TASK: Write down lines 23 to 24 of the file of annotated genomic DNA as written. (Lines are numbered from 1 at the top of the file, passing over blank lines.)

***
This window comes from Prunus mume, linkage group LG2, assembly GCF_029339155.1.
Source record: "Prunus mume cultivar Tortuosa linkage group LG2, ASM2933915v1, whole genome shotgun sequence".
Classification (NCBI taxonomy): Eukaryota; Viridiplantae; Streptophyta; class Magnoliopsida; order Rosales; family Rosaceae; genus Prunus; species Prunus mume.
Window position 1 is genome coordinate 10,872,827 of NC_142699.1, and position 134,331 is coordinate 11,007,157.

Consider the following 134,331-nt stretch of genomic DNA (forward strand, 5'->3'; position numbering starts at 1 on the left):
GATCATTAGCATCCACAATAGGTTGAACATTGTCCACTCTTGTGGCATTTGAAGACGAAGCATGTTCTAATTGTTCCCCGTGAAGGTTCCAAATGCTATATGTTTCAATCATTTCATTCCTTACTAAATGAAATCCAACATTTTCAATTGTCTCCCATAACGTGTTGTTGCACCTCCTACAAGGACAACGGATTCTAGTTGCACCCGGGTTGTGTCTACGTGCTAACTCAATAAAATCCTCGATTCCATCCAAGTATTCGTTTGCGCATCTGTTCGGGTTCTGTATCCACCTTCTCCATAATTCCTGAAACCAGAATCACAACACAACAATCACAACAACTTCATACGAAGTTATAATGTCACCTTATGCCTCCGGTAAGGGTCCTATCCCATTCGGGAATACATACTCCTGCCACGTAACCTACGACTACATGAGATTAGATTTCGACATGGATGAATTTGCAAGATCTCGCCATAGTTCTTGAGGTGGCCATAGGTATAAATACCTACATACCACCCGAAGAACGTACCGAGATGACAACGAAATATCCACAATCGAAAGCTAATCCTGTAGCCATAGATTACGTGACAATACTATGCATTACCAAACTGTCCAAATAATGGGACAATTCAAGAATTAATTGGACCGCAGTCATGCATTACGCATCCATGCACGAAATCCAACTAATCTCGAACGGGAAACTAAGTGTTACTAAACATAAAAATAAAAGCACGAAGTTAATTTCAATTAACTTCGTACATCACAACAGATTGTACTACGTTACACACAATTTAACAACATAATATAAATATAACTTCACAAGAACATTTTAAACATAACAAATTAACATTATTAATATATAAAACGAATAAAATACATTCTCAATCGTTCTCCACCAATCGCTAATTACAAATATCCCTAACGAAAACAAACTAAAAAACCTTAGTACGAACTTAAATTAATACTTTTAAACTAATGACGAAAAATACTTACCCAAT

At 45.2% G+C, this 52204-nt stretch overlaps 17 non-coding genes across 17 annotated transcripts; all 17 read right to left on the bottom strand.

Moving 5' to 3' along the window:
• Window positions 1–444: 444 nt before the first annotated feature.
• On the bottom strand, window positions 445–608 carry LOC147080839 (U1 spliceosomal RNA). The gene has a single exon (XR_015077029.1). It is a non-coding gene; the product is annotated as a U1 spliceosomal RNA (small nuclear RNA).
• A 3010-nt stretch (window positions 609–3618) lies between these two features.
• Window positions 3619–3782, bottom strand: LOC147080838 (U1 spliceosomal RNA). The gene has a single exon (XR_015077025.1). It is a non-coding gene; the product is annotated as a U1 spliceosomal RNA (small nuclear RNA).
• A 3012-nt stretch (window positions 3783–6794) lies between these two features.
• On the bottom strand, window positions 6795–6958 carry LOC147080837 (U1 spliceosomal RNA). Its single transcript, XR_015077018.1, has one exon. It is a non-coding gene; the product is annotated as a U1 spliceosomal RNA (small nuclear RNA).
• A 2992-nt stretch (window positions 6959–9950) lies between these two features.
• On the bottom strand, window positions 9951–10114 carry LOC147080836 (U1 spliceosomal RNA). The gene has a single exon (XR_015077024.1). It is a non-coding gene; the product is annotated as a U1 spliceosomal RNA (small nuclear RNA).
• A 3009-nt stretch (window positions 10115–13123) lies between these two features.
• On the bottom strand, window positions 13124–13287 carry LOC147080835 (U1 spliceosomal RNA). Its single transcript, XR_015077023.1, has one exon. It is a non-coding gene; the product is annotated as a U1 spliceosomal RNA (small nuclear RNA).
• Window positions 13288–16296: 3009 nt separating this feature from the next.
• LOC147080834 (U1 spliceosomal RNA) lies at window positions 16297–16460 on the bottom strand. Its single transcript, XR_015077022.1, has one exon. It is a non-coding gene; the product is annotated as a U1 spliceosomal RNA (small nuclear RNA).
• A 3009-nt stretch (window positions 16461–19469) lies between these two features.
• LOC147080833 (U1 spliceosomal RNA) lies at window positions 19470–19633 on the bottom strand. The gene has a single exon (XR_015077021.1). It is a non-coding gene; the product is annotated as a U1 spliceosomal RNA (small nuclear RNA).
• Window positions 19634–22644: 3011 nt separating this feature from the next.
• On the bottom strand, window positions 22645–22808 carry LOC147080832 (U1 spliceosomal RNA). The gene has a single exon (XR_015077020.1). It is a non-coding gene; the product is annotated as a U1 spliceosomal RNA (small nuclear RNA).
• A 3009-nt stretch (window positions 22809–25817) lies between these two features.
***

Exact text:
• Window positions 19634–22644: 3011 nt separating this feature from the next.
• On the bottom strand, window positions 22645–22808 carry LOC147080832 (U1 spliceosomal RNA). The gene has a single exon (XR_015077020.1). It is a non-coding gene; the product is annotated as a U1 spliceosomal RNA (small nuclear RNA).